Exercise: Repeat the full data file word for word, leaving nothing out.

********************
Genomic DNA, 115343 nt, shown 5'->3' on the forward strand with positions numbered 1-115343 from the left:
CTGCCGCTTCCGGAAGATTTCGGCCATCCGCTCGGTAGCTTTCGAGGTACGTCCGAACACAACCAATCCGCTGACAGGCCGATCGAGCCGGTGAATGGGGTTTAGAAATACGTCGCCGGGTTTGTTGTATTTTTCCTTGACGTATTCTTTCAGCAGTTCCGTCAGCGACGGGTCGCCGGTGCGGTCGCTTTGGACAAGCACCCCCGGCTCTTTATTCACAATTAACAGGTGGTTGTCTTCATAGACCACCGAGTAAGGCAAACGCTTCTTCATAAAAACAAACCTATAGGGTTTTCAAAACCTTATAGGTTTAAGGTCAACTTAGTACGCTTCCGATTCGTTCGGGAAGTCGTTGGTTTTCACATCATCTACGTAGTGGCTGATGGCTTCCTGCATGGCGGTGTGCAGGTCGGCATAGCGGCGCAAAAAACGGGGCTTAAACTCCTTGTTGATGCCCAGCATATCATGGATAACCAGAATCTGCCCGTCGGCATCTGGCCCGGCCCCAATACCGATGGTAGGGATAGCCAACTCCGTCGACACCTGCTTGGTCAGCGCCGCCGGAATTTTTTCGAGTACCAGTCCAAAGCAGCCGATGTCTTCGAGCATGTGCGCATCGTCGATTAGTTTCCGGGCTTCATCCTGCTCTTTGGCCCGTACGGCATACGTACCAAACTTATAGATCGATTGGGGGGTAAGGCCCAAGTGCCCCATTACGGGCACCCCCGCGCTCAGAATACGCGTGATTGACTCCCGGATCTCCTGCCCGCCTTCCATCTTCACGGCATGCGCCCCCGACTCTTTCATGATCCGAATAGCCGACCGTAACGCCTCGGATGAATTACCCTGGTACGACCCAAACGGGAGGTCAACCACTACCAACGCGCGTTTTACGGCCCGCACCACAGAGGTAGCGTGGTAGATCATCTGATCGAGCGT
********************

Genomic DNA, 115343 nt, shown 5'->3' on the forward strand with positions numbered 1-115343 from the left:
CTGCCGCTTCCGGAAGATTTCGGCCATCCGCTCGGTAGCTTTCGAGGTACGTCCGAACACAACCAATCCGCTGACAGGCCGATCGAGCCGGTGAATGGGGTTTAGAAATACGTCGCCGGGTTTGTTGTATTTTTCCTTGACGTATTCTTTCAGCAGTTCCGTCAGCGACGGGTCGCCGGTGCGGTCGCTTTGGACAAGCACCCCCGGCTCTTTATTCACAATTAACAGGTGGTTGTCTTCATAGACCACCGAGTAAGGCAAACGCTTCTTCATAAAAACAAACCTATAGGGTTTTCAAAACCTTATAGGTTTAAGGTCAACTTAGTACGCTTCCGATTCGTTCGGGAAGTCGTTGGTTTTCACATCATCTACGTAGTGGCTGATGGCTTCCTGCATGGCGGTGTGCAGGTCGGCATAGCGGCGCAAAAAACGGGGCTTAAACTCCTTGTTGATGCCCAGCATATCATGGATAACCAGAATCTGCCCGTCGGCATCTGGCCCGGCCCCAATACCGATGGTAGGGATAGCCAACTCCGTCGACACCTGCTTGGTCAGCGCCGCCGGAATTTTTTCGAGTACCAGTCCAAAGCAGCCGATGTCTTCGAGCATGTGCGCATCGTCGATTAGTTTCCGGGCTTCATCCTGCTCTTTGGCCCGTACGGCATACGTACCAAACTTATAGATCGATTGGGGGGTAAGGCCCAAGTGCCCCATTACGGGCACCCCCGCGCTCAGAATACGCGTGATTGACTCCCGGATCTCCTGCCCGCCTTCCATCTTCACGGCATGCGCCCCCGACTCTTTCATGATCCGAATAGCCGACCGTAACGCCTCGGATGAATTACCCTGGTACGACCCAAACGGGAGGTCAACCACTACCAACGCGCGTTTTACGGCCCGCACCACAGAGGTAGCGTGGTAGATCATCTGATCGAGCGT